Beyond the gut: other health impacts

Importantly, as this is a chronic condition, it also has negative impacts on other aspects of patients’ health. Since the condition damages the villi in the gut and prevents them absorbing nutrients properly, it is common for coeliac patients to experience vitamin deficiencies, osteoporosis and weight loss.

This situation is only compounded by the gluten-free diet itself, which is hard to keep balanced with the right levels of important vitamins and minerals, like calcium, vitamin D and iron.

“We now know that the impact of not being able to absorb your nutrients has complete systemic body-wide effect”, Geller adds.

She emphasises that coeliac patients have a higher general morality risk, quadruple the risk of developing intestinal cancers, like small bowel cancer, and double the risk of coronary artery disease. This is in addition to a heightened risk of developing multiple sclerosis and other neurological conditions, such as epilepsy and migraines.

This creates a situation where there is significant need for new, innovative treatment options and now there is hope of this dream being realised in the near future. Although coeliac disease research is flourishing, furthest ahead in drug development is North Carolina-based 9 Meters Biopharma.

Named after the average length of the GI tract, 9 Meters’ larazotide is the first coeliac drug to enter Phase III trials. If things go to plan, larazotide could be approved by 2023, thereby overcoming the unmet needs that remain in this condition despite adherence to a gluten-free diet.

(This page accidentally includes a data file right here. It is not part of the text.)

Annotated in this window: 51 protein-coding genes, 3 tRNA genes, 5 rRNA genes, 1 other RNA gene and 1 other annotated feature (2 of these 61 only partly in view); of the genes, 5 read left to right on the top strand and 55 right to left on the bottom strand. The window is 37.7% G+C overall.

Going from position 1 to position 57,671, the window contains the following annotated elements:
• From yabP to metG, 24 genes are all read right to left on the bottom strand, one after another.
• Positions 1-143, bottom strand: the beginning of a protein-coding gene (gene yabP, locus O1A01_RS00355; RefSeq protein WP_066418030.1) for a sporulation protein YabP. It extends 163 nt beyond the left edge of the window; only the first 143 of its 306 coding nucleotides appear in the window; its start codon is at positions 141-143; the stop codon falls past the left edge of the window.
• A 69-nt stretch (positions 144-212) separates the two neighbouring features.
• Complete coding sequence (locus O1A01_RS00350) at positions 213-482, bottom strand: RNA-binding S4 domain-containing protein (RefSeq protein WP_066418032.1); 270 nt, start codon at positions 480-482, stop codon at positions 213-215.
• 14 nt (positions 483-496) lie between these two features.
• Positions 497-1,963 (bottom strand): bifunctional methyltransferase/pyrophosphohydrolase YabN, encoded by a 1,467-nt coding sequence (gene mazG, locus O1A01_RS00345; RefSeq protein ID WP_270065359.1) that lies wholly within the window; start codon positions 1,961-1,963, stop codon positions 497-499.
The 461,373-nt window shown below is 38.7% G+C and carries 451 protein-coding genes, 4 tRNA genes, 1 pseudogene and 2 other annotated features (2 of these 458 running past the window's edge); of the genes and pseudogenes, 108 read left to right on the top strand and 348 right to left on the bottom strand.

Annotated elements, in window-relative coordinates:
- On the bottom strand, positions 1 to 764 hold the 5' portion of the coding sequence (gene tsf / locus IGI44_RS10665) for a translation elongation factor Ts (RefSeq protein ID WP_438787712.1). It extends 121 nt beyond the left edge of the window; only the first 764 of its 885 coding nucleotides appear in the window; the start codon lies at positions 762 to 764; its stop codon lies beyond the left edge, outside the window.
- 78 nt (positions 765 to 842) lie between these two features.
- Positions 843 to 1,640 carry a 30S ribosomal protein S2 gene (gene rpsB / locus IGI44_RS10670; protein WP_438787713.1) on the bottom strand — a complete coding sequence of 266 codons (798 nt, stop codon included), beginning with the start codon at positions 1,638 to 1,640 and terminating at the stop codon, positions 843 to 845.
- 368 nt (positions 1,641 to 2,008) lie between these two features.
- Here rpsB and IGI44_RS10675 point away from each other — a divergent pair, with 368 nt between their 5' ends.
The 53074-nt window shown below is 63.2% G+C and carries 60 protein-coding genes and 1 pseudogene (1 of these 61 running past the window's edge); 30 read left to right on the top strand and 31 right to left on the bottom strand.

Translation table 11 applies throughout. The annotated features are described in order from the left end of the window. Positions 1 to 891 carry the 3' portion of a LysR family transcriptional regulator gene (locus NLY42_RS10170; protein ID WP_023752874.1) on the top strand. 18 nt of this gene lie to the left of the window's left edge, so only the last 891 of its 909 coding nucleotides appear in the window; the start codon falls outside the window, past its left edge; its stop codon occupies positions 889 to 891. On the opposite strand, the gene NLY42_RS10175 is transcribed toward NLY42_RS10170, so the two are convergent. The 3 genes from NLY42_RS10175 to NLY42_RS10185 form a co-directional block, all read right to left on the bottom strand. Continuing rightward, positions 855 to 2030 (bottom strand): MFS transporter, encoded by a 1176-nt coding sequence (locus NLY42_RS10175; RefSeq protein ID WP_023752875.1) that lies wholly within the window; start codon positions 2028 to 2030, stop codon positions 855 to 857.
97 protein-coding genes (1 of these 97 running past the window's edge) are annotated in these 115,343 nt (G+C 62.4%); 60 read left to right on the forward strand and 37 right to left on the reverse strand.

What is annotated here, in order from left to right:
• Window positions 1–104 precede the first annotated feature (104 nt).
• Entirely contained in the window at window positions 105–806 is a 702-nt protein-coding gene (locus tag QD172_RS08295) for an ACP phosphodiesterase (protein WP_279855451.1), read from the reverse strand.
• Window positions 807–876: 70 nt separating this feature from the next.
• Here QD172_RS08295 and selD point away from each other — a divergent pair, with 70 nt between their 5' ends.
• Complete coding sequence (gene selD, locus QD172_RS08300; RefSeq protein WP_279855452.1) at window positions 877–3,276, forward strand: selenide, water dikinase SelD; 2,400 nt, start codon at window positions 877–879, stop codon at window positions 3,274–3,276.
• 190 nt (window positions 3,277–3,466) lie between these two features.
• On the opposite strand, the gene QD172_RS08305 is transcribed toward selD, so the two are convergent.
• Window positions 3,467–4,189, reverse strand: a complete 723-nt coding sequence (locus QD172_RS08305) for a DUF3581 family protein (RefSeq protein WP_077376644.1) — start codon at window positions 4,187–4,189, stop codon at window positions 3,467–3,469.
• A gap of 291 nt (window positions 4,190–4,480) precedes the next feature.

Enter 9 Meters Biopharma and larazotide

Despite the burden and adherence challenges of the gluten-free diet, like most other GI diseases, there has been limited progress in drug research and development for coeliac disease. This is primarily linked with diagnosis challenges and the range of symptoms associated with the conditions, according to Geller.

But this is beginning to change with GI specialist companies like 9 Meters Biopharma, which are determined to transform coeliac disease into a more manageable and less burdensome disease.

9 Meters Biopharma’s drug larazotide is a short peptide that aims to reduce leakiness from the disrupted tight junctions between cells in gut that appear when a coeliac patient ingests gluten. So, larazotide prevents gliadin (the outcome of enzymes breaking down gluten) from entering systemic circulation and leading to the damaging autoimmune response, which, in turn triggers unpleasant GI symptoms.

CEO of 9 Meters Biopharma John Temperato explains larazotide is being developed, and will be commercialised, as an adjunctive therapy. This means that patients must adhere to a gluten-free diet, but they will also take the drug roughly 15 minutes before meals three times a day. This means the drug can “help those that are not always able to adhere to the diet” and help to prevent inadvertent exposure and the associated negative GI symptoms, according to Temperato.